February 22, 2011
How should clients think about risk in their portfolios? Advisor Perspectives put that question to a cross-section of prominent advisors and academics. Their answers encompassed diverse opinions and underscored how crucial that question is to the investment process.
In part one of this series, which appeared last week, we heard from seven practitioners in the financial planning community. This week, we hear from seven well-known academics, including two Nobel Prize winners.
We asked each person the following questions:
- How should a 25-year-old, who is beginning to save for retirement, think about and measure the risk in his or her portfolio?
- How should a 65-year-old, who is beginning the withdrawal phase of their retirement, and the adequacy of whose portfolio is precarious, think about risk in his or her portfolio?
We were not asking how that person should invest, but rather how they should think about risk.
Here are their responses, in alphabetical order.
Brad Barber is the Maurice J. and Marcia G. Gallagher Professor of Finance at the University of California at Davis’ Graduate School of Management. His research focuses on investor psychology.
There is risk that you can get rid of, and there is risk that you can't. First and foremost, you want to be saving for retirement in a well diversified portfolio. The risk that you don't want to take is putting all of your hard-earned money into a single stock, for example. That sounds silly to many people, yet plenty do it, because they put a lot of their money into employee-owned stock plans.
Look at Enron, for example. About half of the average Enron employee’s retirement portfolio was in Enron stock. Investing a large proportion of your retirement portfolio in a single stock is among the biggest mistakes that an investor can make.
For somebody who is young, the crucial thing is to save. That is really hard to do, because we are very bad as human beings at thinking about what the future holds for us and what saving now will afford our future selves. There are very interesting experiments where, if you give people a picture of themselves aged into the future, it can actually affect the choices they make about how much they choose to save.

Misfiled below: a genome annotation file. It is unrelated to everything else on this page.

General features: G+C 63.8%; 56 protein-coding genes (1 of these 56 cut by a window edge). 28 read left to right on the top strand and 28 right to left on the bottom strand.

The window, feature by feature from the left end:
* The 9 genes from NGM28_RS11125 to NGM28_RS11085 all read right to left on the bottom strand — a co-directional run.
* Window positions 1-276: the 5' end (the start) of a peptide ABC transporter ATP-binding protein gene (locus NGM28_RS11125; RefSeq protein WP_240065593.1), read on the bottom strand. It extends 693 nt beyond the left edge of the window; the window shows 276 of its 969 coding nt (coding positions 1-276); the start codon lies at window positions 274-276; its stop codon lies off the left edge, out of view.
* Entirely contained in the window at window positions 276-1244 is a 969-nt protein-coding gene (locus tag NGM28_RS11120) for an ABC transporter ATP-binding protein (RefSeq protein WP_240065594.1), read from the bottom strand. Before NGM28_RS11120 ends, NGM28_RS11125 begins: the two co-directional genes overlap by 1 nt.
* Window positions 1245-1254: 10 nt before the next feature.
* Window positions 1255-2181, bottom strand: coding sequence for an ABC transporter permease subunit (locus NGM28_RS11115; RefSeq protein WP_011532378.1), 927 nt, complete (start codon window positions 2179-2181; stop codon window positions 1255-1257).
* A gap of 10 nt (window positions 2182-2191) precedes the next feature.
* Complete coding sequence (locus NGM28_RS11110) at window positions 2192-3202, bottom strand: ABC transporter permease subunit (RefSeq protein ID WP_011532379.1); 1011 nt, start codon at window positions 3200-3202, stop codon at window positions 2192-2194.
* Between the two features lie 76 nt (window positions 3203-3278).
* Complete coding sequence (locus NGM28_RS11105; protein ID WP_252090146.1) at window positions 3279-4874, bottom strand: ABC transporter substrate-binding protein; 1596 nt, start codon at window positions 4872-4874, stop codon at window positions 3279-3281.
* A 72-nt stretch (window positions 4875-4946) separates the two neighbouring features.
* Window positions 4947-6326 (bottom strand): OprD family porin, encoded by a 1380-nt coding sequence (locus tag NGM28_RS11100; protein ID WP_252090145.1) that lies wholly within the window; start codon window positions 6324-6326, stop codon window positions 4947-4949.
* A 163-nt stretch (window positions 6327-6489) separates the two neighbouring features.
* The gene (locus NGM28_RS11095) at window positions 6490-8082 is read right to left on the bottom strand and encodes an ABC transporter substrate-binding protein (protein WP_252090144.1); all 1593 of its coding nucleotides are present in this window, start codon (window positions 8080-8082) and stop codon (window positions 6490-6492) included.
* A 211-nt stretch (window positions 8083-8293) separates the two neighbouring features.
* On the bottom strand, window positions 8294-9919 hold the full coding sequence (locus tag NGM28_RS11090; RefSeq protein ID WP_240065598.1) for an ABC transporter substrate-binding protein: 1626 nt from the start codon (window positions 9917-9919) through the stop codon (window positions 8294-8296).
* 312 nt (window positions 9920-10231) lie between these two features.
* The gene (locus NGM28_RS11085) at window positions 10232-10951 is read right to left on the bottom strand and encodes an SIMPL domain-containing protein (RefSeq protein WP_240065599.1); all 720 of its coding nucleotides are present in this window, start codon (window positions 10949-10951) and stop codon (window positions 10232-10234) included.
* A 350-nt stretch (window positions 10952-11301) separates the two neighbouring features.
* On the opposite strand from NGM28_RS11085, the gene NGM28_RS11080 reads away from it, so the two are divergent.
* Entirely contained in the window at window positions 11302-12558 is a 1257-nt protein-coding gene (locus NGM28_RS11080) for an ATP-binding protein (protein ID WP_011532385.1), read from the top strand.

Encouraging people to think about the tradeoff between current and future needs can motivate them to increase savings early on. Regular saving and making a sensible choice in their investment portfolios – for example choosing a low-cost, well diversified investment portfolio – are the two issues I would encourage young investors to address.
How should a 65-year-old, who is beginning the withdrawal phase of their retirement, and the adequacy of whose portfolio is precarious, think about risk in their portfolio?
One of the mysteries in financial economics is that we don't see a lot of annuitization of retirement savings. For someone who is approaching retirement having saved enough to buy an annuity that makes them comfortable, I see a lot of arguments in favor of doing so. There is no reason for that person to bear the mortality risk of outliving their savings (perhaps a good problem to have, given the alternative). Buying an annuity is a sensible way of avoiding that risk altogether.
Inflation-indexed annuities are preferable, and if you feel comfortable taking on market risk, you can buy a variable annuity, which is cheaper than a fixed-rate annuity.
There are lots of products, which, frankly, may lead to the kind of paralysis that often sets in when we are faced with a complicated decision and many choices. Too many choices lead folks to opt for the status quo or, in this case, not buy an annuity and instead just withdraw from an investment portfolio.
Would you like to send this article to a friend?Remember, if you have a question or comment, send it to .